Want to be a Great Writer? Then Don’t Focus on Writing. (Do This Instead)

Do you want to be a great writer?

To create stunning works of art that people can’t stop reading?

To craft brilliant articles that touch hearts and change lives?

Maybe being a great writer has been your dream since you were barely old enough to scribble on the walls in spaghetti sauce.

Or maybe you’ve been trying for years to get your writing career to “take off,” with no luck.

If so, you’ve probably already imbibed lots of writing advice. Everything from “write every day!” to “Sit down at the keyboard and bleed.”

Forget all that.

The key to writing well isn’t to focus on writing.

It’s to focus on your writing system.

Hemingway was an American journalist, novelist, and short story-ist whose brevity and inimitable style influenced an entire generation of fiction writers.

Stephen King is a prolific writer who has sold hundreds of millions of books, many of which have been made into movies and comics.

A.J. Jacobs is a journalist, lecturer, and editor at large for Esquire magazine.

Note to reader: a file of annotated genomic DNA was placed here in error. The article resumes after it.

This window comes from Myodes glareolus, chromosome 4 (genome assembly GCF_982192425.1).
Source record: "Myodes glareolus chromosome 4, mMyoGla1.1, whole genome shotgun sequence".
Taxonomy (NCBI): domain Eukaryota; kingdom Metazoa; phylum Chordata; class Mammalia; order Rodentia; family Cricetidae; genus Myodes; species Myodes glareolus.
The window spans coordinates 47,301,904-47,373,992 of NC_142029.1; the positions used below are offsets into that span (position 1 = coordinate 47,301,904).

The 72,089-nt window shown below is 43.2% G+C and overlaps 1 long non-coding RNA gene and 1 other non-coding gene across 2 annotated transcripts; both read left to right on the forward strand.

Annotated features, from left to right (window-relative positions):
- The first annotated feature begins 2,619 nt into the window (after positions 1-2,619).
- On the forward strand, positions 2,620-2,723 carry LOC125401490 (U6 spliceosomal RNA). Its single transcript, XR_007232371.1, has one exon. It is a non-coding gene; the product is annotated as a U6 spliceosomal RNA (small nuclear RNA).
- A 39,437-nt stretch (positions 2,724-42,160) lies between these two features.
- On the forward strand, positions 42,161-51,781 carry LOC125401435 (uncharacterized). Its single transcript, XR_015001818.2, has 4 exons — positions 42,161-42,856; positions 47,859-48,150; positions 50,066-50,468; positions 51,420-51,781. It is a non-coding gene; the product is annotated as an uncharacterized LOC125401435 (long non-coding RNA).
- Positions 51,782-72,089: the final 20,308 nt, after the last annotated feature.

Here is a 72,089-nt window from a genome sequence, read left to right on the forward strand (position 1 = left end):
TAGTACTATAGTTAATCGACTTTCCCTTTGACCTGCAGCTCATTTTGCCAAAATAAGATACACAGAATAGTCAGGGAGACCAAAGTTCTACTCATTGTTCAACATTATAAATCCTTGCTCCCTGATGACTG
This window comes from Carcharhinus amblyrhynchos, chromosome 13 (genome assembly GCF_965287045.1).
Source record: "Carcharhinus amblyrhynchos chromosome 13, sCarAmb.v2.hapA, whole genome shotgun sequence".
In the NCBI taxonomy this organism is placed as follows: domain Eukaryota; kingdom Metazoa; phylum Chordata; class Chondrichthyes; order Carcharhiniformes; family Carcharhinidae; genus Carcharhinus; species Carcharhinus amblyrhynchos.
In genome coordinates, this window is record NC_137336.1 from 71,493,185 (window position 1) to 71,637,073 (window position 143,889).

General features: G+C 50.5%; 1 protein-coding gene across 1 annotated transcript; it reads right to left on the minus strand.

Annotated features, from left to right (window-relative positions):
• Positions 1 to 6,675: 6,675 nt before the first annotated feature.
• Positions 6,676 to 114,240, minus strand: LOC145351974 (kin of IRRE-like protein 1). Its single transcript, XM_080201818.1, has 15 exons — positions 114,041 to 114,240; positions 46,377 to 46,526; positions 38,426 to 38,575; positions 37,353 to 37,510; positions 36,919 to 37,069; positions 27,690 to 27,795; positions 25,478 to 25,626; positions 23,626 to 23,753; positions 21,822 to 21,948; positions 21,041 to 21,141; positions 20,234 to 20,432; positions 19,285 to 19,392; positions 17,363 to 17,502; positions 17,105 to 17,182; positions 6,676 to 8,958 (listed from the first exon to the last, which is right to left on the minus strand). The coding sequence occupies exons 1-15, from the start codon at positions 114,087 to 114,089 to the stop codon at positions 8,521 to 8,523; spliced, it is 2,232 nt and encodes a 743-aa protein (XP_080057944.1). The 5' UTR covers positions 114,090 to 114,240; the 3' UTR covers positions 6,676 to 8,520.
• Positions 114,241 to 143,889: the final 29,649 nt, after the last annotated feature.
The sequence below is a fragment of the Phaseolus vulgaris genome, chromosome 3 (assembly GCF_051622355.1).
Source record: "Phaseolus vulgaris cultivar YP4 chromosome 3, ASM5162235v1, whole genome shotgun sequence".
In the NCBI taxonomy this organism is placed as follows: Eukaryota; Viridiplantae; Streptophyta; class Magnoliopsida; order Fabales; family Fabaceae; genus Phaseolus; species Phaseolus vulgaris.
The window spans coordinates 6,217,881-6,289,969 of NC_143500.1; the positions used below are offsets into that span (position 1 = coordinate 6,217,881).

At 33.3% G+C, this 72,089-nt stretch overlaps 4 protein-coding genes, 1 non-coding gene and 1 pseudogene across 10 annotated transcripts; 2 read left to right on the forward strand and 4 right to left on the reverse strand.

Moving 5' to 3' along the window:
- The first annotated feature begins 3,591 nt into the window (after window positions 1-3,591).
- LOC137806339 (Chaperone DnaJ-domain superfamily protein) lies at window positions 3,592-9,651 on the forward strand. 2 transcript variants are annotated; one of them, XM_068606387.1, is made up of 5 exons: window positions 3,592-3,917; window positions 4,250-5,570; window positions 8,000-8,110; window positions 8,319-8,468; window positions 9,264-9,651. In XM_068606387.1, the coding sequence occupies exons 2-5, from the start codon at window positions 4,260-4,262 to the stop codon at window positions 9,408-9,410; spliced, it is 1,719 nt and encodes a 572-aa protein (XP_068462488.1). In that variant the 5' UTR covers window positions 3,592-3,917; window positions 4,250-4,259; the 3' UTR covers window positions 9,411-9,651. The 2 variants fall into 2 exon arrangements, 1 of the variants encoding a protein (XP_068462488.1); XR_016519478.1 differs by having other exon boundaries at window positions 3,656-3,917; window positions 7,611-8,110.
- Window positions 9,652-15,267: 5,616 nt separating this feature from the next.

You know what all these successful writers have in common?

A honed writing system.

Hemingway, King, and Jacobs didn’t just throw words on paper whenever they felt like it. If they did, they wouldn’t have become great writers and we would never have heard of them.

Hemingway always wrote in the morning, as soon as the sun rose. Stephen King writes 2,000 words a day, rain or shine. Jacobs writes ever-more-detailed outlines-that-turn-into-books while walking on a treadmill.

So if you want to be a great writer, don’t focus on great writing. Focus on creating and sticking to a great writing system.

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